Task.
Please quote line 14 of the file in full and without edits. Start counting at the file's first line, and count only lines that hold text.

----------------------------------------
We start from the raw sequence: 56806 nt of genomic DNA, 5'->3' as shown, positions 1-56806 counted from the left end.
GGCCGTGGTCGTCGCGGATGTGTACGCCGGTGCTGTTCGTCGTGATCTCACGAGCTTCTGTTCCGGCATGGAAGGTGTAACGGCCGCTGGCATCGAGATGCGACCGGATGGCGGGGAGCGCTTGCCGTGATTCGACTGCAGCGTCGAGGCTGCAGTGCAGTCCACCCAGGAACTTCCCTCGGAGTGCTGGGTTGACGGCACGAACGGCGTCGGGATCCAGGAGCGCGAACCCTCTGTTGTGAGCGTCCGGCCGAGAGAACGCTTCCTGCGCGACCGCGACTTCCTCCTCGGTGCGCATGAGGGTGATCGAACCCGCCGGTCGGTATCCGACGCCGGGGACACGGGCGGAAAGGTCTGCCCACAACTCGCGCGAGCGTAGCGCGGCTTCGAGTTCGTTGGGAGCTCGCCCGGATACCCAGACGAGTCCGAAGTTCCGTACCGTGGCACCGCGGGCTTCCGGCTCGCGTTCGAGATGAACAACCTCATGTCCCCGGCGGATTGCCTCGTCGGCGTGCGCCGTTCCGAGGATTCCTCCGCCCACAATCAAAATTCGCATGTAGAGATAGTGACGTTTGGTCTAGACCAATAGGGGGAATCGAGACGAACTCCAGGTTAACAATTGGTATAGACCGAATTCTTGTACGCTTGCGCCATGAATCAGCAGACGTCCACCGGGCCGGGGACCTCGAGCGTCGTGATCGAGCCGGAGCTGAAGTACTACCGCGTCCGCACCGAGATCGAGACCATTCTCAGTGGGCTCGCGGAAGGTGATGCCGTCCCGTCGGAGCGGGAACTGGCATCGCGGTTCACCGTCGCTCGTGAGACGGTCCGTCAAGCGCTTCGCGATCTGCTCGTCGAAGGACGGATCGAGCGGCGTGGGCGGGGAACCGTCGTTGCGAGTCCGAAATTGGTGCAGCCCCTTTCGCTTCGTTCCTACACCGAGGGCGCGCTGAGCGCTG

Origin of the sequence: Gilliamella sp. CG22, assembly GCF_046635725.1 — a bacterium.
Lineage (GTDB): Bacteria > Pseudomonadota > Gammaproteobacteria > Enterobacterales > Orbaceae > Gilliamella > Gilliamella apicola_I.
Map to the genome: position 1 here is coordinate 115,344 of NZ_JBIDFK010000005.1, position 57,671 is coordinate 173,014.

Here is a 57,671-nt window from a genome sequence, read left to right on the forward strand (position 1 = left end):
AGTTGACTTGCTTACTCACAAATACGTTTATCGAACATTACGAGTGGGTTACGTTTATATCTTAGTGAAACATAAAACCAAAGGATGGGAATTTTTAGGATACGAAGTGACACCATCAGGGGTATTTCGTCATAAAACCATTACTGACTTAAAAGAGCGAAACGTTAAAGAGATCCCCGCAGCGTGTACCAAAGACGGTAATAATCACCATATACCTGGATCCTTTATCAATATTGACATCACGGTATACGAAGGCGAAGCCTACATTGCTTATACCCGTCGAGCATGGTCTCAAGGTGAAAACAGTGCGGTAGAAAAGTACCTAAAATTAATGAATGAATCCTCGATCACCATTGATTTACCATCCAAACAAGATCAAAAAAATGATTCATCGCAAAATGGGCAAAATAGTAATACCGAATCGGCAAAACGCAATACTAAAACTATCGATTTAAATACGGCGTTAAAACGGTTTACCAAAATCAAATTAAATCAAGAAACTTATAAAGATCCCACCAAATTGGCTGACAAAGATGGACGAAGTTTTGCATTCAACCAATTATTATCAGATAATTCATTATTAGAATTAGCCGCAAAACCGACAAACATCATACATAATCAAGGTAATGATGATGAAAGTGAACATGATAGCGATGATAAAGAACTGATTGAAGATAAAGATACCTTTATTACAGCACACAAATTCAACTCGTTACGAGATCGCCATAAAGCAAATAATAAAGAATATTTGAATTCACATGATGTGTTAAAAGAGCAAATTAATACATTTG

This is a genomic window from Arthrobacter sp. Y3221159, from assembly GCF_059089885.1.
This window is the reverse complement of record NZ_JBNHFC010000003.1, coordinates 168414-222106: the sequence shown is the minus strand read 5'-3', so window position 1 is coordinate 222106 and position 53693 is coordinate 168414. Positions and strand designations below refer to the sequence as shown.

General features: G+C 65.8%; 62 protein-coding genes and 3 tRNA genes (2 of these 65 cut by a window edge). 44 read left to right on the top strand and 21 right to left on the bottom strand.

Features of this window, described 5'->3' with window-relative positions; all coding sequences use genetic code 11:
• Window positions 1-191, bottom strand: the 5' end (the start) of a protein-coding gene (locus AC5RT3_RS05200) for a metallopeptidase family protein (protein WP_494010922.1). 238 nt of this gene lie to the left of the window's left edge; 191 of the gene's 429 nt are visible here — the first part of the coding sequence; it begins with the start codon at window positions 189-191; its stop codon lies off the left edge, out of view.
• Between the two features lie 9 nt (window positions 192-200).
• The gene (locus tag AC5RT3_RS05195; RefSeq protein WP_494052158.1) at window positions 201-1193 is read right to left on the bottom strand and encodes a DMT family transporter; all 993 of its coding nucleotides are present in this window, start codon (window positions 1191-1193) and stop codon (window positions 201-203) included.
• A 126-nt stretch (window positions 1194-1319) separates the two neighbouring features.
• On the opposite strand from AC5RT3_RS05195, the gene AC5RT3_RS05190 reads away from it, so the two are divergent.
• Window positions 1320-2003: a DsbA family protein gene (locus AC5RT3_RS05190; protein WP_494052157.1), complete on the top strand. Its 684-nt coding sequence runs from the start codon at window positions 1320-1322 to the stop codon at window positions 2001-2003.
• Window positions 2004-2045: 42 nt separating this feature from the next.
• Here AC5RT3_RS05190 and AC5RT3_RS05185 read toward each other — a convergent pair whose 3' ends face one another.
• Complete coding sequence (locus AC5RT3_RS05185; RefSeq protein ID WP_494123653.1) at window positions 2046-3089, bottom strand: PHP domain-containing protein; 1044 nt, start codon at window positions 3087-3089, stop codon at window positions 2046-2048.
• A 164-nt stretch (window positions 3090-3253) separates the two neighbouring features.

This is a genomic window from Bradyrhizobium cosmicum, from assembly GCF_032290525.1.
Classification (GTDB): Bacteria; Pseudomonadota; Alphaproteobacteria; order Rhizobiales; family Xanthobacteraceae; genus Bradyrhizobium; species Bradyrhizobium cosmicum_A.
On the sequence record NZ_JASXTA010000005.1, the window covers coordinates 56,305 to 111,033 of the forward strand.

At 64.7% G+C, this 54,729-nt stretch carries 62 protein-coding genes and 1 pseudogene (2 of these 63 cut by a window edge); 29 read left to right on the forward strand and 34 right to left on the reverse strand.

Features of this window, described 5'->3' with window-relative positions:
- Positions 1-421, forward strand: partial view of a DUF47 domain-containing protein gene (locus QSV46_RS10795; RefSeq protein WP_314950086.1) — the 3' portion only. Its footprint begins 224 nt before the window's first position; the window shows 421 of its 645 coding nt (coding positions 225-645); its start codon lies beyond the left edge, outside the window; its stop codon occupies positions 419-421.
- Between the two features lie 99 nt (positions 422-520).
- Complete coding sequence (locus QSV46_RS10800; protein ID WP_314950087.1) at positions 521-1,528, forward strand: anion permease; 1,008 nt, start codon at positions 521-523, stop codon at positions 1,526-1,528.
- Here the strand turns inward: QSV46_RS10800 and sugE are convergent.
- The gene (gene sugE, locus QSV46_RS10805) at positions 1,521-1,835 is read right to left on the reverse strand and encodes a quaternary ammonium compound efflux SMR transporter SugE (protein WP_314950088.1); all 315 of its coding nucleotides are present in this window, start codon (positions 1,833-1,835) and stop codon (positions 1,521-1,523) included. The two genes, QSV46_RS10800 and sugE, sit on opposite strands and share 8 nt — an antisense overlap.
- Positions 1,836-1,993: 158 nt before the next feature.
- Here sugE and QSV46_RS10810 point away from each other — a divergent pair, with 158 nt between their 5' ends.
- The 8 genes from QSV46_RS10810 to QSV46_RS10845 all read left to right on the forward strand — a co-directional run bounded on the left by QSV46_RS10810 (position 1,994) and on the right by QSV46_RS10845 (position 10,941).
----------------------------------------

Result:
• The gene (locus tag AC5RT3_RS05195; RefSeq protein WP_494052158.1) at window positions 201-1193 is read right to left on the bottom strand and encodes a DMT family transporter; all 993 of its coding nucleotides are present in this window, start codon (window positions 1191-1193) and stop codon (window positions 201-203) included.